Cord Cutter

June 5, 2007

Most Vincent screw presses are now being built with a feature called a "Cord Cutter".

Many dewatering applications involve long, stringy material such as corn husk, plastic strips, and feathers. It has been observed that, with such materials, flow can become jammed at the inlet to the screened section of the press. This occurs because a strand of material will become pinched between the screw flight and the hole in the inlet hopper where the screw enters the screen. In a Velcro effect, material will ball up, blocking flow into the press.

Severe trouble jobs were corrected by adding a part called "Brian's Stripper". This involved welding a piece of keystock to the vertical plate between the inlet hopper and the screen of the press (the B plate). This keystock was positioned so that the screw clicked against it as the screw turned. The effect was to strip away long fibers of material. Brian's Strippers have been standard on presses with small diameter screws for a number of years.

The blocking or balling problem became severe at Central Beef. Central Beef slaughters cattle, and there was a need to dewater the paunch manure. The difficulty encountered arose when bulls were being processed. It seems that bulls are prone to eating the plastic cord that is used to tie bales of hay. Balls of this twine were pinching between the flight and the hole in the B plate. This cord was too flexible to be knocked out the way with Brian's Stripper.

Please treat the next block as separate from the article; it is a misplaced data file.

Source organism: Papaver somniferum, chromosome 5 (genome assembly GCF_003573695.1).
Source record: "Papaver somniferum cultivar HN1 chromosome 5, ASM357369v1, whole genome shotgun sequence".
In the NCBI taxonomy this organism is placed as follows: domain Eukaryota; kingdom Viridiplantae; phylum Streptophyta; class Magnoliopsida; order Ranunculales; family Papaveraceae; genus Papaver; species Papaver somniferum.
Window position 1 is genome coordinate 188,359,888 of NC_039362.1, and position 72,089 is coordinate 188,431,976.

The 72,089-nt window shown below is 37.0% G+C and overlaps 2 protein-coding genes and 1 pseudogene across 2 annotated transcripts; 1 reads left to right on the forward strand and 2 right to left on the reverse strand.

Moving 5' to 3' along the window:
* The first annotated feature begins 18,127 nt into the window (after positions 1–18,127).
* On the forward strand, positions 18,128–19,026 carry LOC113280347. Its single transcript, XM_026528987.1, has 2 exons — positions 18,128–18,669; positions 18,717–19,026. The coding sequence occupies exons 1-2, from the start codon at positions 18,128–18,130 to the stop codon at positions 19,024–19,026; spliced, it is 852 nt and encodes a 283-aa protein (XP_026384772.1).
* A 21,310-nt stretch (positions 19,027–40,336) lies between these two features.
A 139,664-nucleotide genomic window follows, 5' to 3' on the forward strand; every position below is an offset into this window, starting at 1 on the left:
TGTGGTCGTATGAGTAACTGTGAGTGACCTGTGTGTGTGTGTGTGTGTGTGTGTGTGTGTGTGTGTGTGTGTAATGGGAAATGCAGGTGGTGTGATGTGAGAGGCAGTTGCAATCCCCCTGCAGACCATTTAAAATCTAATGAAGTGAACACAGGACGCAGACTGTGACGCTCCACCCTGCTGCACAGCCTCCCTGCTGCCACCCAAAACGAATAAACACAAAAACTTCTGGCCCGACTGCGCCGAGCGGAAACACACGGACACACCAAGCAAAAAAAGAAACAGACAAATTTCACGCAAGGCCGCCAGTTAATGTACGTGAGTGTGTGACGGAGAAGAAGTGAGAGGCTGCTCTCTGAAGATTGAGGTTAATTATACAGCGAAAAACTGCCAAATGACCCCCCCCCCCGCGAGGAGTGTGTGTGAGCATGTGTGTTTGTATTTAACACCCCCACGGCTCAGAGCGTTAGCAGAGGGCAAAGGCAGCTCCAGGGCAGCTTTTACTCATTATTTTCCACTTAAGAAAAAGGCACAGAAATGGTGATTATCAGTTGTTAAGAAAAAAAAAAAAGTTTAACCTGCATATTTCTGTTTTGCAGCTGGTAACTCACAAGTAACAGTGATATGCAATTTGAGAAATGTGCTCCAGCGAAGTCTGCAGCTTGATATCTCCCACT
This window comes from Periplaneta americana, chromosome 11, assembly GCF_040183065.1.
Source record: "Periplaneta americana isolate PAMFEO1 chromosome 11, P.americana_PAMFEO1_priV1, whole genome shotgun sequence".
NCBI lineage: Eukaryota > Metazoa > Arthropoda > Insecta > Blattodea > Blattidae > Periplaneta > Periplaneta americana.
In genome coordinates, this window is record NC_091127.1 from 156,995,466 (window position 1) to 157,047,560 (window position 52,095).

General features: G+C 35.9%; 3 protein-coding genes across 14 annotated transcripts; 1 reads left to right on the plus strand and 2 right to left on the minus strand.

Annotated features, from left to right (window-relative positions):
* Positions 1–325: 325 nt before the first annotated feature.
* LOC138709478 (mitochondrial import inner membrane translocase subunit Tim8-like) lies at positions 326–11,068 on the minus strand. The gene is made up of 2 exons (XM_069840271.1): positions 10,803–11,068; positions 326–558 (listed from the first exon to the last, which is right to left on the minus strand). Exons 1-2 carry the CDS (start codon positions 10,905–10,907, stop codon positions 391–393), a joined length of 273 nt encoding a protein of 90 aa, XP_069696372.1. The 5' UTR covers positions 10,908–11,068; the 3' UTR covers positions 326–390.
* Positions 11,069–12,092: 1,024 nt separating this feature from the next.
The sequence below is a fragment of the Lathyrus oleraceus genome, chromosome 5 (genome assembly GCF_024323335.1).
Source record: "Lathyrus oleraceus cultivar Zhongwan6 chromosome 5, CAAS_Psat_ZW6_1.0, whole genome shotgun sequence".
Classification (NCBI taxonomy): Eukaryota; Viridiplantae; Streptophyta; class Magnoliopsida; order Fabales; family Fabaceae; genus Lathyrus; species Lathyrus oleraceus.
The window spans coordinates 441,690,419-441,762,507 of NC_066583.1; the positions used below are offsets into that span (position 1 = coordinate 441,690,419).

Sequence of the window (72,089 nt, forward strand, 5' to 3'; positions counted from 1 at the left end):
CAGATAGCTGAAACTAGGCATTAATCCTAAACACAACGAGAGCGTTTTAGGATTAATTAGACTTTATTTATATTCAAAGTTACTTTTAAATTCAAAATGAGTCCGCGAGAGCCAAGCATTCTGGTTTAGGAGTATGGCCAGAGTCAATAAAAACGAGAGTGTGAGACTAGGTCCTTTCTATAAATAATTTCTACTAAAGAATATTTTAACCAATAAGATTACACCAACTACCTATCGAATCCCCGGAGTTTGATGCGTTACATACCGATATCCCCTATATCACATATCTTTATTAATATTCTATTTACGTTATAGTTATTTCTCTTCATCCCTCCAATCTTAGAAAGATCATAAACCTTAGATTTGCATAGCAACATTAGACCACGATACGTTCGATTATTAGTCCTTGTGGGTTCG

Cutting a notch in the hole in the B plate solved the problem. As the cord was dragged around by the flight, it popped up slightly when it reached the notch. On reaching the far edge of the notch, the cord was knocked out of the way. A shearing action occurs, sometimes cutting the cord into pieces.

Cord Cutters are being ground into almost all new production runs of presses. The feature does no harm, and it can be advantageous in many applications.




Issue 187